Posted on March 8th, 2009 by
According to an article recently published in the Journal of the American Medical Association, patients with cirrhosis of the liver who overexpress epithelial growth factor (EGF) in the liver have a significantly increased risk of developing hepatocellular carcinoma (liver cancer). Patients who overexpress EGF may benefit from enhanced screening for liver cancer.
The liver is the largest organ in the body and is responsible for more than 500 functions. These include the secretion of glucose, proteins, vitamins, and fats; the production of bile; the processing of hemoglobin; and the detoxification of numerous substances.
Hepatocellular carcinoma (HCC) is the most common type of liver cancer; it is named for the type of cell within the liver where the cancer originated. Prognosis for patients with HCC is improved when the disease is detected and treated prior to spread.
Cirrhosis of the liver is a condition in which a patient’s liver has scar tissue, which impedes the organ’s metabolic functions. This condition often deteriorates-potentially to a point when the liver stops functioning.
Epidermal growth factor is involved in the growth and replication of cells. Often, there are mutations within genes affecting the EGF pathway. These mutations may be involved in the initiation and spread of cancer. Alterations in this pathway can be measured through EGF expression.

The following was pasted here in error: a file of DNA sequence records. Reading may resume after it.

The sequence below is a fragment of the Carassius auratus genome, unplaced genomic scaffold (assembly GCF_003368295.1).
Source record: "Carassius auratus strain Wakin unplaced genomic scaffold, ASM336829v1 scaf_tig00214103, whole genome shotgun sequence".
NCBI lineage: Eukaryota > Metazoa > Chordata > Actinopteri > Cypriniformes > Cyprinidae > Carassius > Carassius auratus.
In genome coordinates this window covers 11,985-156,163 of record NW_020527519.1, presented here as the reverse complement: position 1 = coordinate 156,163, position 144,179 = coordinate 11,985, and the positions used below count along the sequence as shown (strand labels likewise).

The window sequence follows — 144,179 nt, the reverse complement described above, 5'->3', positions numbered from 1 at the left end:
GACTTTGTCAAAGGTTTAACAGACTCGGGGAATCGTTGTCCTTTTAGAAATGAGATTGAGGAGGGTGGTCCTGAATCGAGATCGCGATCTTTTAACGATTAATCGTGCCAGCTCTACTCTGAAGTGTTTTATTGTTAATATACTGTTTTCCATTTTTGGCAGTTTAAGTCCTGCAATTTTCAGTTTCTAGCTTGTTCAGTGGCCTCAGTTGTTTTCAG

Researchers from multiple institutions in the United States recently conducted a clinical trial to evaluate the link between expression of EGF in patients with cirrhosis and the potential for increased risk of HCC. This trial included data from 1999 through 2006 involving 328 patients with cirrhosis. Patients were monitored for expression of EGF.
This study demonstrated that patients with higher EGF overexpression in specific areas of the genes had significantly increased rates of HCC.
The researchers concluded that in the future, it may be beneficial for patients with cirrhosis to be checked for EGF levels; those with high levels may benefit from monitoring for HCC to better their chances of optimal outcomes.
Patients with cirrhosis of the liver may wish to speak with their physician regarding their individual risks and benefits of participating in a clinical trial further evaluating EGF expression or other “markers” to identify their risk of developing HCC. Two sources of information regarding ongoing clinical trials include the National Cancer Institute (http://www.cancer.gov) and http://www.eCancerTrials.com.
Reference: Tanabe K, Lemoine A, Finkelstin D, et al. Epidermal growth factor gene functional polymorphism and the risk of hepatocellular carcinoma in patients with cirrhosis. Journal of the American Medical Association. 2008;299:53-60.
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